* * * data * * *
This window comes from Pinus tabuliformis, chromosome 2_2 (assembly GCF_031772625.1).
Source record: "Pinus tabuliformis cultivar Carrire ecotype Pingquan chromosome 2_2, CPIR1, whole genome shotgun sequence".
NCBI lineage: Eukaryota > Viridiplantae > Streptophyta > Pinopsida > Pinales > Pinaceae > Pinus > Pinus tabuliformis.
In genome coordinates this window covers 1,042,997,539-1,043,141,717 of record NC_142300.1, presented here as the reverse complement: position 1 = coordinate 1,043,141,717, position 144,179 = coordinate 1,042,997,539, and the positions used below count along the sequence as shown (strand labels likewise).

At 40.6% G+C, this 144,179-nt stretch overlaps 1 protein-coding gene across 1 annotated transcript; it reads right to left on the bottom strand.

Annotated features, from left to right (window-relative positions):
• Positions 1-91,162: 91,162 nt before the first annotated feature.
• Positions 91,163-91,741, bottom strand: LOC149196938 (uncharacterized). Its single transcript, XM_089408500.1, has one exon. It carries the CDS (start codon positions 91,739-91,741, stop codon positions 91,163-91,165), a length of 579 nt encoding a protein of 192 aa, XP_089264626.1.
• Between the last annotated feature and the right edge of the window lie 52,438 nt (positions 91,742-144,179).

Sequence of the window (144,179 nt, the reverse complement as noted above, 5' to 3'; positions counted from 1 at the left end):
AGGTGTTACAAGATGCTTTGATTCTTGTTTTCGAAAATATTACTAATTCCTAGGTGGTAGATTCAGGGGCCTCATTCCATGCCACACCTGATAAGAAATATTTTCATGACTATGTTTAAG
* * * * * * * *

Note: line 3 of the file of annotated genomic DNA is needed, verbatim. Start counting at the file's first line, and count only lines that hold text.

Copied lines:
NCBI lineage: Eukaryota > Viridiplantae > Streptophyta > Pinopsida > Pinales > Pinaceae > Pinus > Pinus tabuliformis.